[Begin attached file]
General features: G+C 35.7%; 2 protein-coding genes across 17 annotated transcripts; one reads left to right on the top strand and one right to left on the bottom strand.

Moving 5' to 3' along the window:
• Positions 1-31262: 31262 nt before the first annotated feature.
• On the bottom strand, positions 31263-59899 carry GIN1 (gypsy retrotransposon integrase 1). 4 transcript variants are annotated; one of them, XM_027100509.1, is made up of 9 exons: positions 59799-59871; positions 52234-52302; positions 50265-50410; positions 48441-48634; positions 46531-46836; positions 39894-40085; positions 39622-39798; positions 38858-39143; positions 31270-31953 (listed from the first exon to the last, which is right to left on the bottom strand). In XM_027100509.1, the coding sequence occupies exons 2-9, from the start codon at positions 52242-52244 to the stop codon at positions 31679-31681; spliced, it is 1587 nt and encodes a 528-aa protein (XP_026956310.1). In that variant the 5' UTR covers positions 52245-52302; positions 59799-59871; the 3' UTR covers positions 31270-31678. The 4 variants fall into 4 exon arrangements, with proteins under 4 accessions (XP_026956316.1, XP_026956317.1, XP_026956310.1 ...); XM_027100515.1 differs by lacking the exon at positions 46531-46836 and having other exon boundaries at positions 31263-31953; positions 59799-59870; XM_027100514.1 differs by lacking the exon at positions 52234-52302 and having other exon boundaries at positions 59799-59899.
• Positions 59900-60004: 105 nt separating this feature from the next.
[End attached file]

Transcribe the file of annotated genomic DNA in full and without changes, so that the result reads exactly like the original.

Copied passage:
General features: G+C 35.7%; 2 protein-coding genes across 17 annotated transcripts; one reads left to right on the top strand and one right to left on the bottom strand.

Moving 5' to 3' along the window:
• Positions 1-31262: 31262 nt before the first annotated feature.
• On the bottom strand, positions 31263-59899 carry GIN1 (gypsy retrotransposon integrase 1). 4 transcript variants are annotated; one of them, XM_027100509.1, is made up of 9 exons: positions 59799-59871; positions 52234-52302; positions 50265-50410; positions 48441-48634; positions 46531-46836; positions 39894-40085; positions 39622-39798; positions 38858-39143; positions 31270-31953 (listed from the first exon to the last, which is right to left on the bottom strand). In XM_027100509.1, the coding sequence occupies exons 2-9, from the start codon at positions 52242-52244 to the stop codon at positions 31679-31681; spliced, it is 1587 nt and encodes a 528-aa protein (XP_026956310.1). In that variant the 5' UTR covers positions 52245-52302; positions 59799-59871; the 3' UTR covers positions 31270-31678. The 4 variants fall into 4 exon arrangements, with proteins under 4 accessions (XP_026956316.1, XP_026956317.1, XP_026956310.1 ...); XM_027100515.1 differs by lacking the exon at positions 46531-46836 and having other exon boundaries at positions 31263-31953; positions 59799-59870; XM_027100514.1 differs by lacking the exon at positions 52234-52302 and having other exon boundaries at positions 59799-59899.
• Positions 59900-60004: 105 nt separating this feature from the next.